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By Matthew Handley
There’s no doubt that the internet has given us more ways to talk about football. Without the need to make certain profit margins or appeal to the elusive ‘every-man’ to boost viewing figures there is an opportunity to focus on stories which receive less coverage, or approach the sport from a different angle.
Both Jonathan Wilson and Luke Moore have taken this opportunity; the former is the editor of The Blizzard, a quarterly publication of extended football writing, as well as a former OxStu sports editor, whilst the latter is one of the presenters of The Football Ramble podcasts, essentially a weekly pub discussion which, among other things, tracks the whereabouts of Diego Maradona and evokes nostalgia with the ‘Dean Windass Hall of Fame’.
Both believe the internet has affected football writing – blogs have “democratised the process” in Jonathan’s view, giving more people a space to write. He cites Michael Cox, editor of tactics blog Zonal Marking who a year ago was just “a man writing obscure blogs on tactics…now he’s a print journalist”. Luke Moore agrees. “You no longer have to go to London to start a career in journalism” he says, “it’s possible to break into writing just by keeping a blog.”
Has this gone too far though? With so many football blogs out there, good writing has arguably been lost in a sea of inane retweet requests. “There’s always talent to be found” believes Luke, “it’s a bit like football really, there’s a lot of rubbish, but the best will be noticed, even if it takes time.” Jonathan has a similar attitude, arguing that blogs which fill a “niche” will be noticed more easily than “a blog on Manchester United or Chelsea” where the competition is far more numerous, and good writing is harder to identify.
Perhaps one of the best things about The Blizzard is their willingness to give new writers a chance, “we don’t operate on a policy of choosing someone for the name… we would consider someone with one blog post if they were good enough and came up with an interesting concept.” This has allowed bloggers such as Scott Oliver and Michael Cox to appear alongside award winning writers like Simon Kuper, historian Dominic Sandbrook, and Jonathan himself (he won the William Hill Sports book prize for Inverting the Pyramid). Collecting these articles together in a magazine binds the established and the new, giving the project a sense of legitimacy.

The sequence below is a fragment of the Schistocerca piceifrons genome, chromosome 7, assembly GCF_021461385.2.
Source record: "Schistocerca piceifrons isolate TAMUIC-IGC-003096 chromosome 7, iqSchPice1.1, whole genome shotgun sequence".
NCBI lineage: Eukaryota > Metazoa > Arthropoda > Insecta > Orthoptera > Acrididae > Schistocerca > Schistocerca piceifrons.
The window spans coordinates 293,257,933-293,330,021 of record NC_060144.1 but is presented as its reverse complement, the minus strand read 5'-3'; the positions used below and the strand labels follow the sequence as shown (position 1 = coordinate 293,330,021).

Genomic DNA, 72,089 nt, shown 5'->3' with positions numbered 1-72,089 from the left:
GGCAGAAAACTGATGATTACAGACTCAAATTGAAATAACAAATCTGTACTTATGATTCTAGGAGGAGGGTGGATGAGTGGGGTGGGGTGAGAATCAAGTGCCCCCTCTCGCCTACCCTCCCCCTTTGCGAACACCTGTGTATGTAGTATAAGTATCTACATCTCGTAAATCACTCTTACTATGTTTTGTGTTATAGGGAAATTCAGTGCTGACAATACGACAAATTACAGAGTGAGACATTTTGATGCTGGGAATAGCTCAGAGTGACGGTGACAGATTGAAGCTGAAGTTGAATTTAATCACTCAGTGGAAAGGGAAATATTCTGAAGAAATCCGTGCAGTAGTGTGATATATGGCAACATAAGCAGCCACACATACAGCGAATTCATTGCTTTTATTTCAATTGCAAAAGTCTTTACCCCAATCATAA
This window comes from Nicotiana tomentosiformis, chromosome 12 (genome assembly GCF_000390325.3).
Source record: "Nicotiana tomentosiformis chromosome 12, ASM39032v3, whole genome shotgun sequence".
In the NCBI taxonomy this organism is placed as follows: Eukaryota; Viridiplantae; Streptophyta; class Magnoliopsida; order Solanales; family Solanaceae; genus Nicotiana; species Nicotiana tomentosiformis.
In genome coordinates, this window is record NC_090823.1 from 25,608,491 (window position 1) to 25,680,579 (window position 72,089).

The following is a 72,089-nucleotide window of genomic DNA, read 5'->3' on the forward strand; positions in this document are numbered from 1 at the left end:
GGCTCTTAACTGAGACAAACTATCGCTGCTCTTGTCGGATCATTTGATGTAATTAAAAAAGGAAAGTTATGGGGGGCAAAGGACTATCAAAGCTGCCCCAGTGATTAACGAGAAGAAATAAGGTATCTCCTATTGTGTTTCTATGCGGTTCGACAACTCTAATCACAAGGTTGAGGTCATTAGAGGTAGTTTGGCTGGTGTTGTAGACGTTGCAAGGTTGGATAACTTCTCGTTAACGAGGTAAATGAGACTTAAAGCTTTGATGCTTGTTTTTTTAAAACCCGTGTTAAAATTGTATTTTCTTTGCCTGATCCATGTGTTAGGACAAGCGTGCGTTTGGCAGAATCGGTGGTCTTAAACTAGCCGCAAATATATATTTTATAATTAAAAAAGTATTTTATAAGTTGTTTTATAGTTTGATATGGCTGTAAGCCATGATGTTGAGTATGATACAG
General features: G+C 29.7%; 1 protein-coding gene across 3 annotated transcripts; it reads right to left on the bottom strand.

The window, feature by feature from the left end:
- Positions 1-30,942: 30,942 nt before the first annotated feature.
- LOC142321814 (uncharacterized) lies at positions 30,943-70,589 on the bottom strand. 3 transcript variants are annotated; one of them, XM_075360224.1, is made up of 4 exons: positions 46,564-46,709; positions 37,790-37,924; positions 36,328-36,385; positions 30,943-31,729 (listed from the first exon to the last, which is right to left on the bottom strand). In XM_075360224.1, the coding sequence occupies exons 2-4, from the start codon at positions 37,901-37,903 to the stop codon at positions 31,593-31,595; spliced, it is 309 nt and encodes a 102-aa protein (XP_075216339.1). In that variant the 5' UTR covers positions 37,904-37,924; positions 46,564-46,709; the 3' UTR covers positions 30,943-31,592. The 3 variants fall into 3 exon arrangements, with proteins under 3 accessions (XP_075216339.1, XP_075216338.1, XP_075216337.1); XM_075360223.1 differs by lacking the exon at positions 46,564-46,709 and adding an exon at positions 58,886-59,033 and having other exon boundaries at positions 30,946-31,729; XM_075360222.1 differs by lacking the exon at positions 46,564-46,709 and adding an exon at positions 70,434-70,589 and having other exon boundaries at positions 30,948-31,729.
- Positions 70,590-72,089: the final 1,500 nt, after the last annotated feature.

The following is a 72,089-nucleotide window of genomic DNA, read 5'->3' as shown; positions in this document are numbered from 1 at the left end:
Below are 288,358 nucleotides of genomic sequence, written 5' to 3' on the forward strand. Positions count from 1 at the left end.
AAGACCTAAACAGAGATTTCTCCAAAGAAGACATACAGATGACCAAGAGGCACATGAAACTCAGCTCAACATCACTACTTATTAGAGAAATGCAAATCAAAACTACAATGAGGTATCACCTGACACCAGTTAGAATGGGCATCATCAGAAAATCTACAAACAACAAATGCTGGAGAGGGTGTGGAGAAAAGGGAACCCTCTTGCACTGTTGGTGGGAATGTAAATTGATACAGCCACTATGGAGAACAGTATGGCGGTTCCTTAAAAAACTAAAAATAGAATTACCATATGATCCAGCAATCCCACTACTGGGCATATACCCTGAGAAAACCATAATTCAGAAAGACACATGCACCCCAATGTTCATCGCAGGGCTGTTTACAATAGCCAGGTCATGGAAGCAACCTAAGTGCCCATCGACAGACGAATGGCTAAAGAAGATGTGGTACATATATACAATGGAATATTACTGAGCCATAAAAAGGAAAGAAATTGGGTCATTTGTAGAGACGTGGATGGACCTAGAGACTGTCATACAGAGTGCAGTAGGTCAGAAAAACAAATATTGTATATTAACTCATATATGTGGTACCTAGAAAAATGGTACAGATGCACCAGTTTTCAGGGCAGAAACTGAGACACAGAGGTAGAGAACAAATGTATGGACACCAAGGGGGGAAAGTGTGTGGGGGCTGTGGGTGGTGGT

The co-operative model means everyone involved with the magazine earns a share of the money. “The writers feel something will be returned” Jonathan says, “when people received their paycheques for the first year everyone was pleasantly surprised.” The pay-what-you-like model has certainly helped the popularity of the magazine, with readers as far flung as India and the USA picking up the digital edition of the magazine, “it’s only a small percentage of the population, but you only need a small percentage of the population when dealing with such big numbers.”
The Ramble has also taken advantage of the internet to gain a world wide fan base. “We’ve never spent a penny on advertising. We’ve always been able to rely on word of mouth publicity,” says Luke. The growth of the show took time though “we were talking to no one for two or three years before we gained some sort of attention.” Even now they’re looking to get ‘bigger’ – a recent sponsorship deal with Kitbag suggests the show is beginning to gain some commercial recognition.
Where The Blizzard and Ramble have excelled is their ability to look at the stories on the margins of football. As Jonathan points out “newspapers always have to appeal to the market but there’s a sense in which quality for the sake of quality is lost.” Unlike national newspapers The Blizzard doesn’t have a particular angle or focus, meaning an article on the differences between Uzbek and Kazakh football comfortably sits alongside an interview with Sir Alex Ferguson.
That’s not to say the mainstream media is inherently worse – as Luke says, “we’re appealing to a different audience. If people are interested in football they can come and find us for free, but most people just want to see goals.” Let’s hope the likes of Jonathan and Luke continue to provide an alternative approach to the beautiful game.
PHOTO//The Football Ramble